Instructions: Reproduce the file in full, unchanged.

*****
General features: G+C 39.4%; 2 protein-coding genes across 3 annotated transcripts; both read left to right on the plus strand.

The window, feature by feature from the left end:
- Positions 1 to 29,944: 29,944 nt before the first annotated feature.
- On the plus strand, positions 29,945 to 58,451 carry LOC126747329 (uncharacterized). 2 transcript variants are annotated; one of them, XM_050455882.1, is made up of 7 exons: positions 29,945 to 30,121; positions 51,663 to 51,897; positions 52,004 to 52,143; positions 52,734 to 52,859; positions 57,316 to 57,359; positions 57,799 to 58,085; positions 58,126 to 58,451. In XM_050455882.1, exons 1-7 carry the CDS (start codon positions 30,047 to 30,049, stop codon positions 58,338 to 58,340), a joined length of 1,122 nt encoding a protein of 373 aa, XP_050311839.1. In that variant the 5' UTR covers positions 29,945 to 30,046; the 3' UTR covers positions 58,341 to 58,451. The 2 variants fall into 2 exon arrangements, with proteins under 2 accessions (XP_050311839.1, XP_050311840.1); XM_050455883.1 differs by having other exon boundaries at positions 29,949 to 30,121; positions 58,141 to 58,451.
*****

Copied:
General features: G+C 39.4%; 2 protein-coding genes across 3 annotated transcripts; both read left to right on the plus strand.

The window, feature by feature from the left end:
- Positions 1 to 29,944: 29,944 nt before the first annotated feature.
- On the plus strand, positions 29,945 to 58,451 carry LOC126747329 (uncharacterized). 2 transcript variants are annotated; one of them, XM_050455882.1, is made up of 7 exons: positions 29,945 to 30,121; positions 51,663 to 51,897; positions 52,004 to 52,143; positions 52,734 to 52,859; positions 57,316 to 57,359; positions 57,799 to 58,085; positions 58,126 to 58,451. In XM_050455882.1, exons 1-7 carry the CDS (start codon positions 30,047 to 30,049, stop codon positions 58,338 to 58,340), a joined length of 1,122 nt encoding a protein of 373 aa, XP_050311839.1. In that variant the 5' UTR covers positions 29,945 to 30,046; the 3' UTR covers positions 58,341 to 58,451. The 2 variants fall into 2 exon arrangements, with proteins under 2 accessions (XP_050311839.1, XP_050311840.1); XM_050455883.1 differs by having other exon boundaries at positions 29,949 to 30,121; positions 58,141 to 58,451.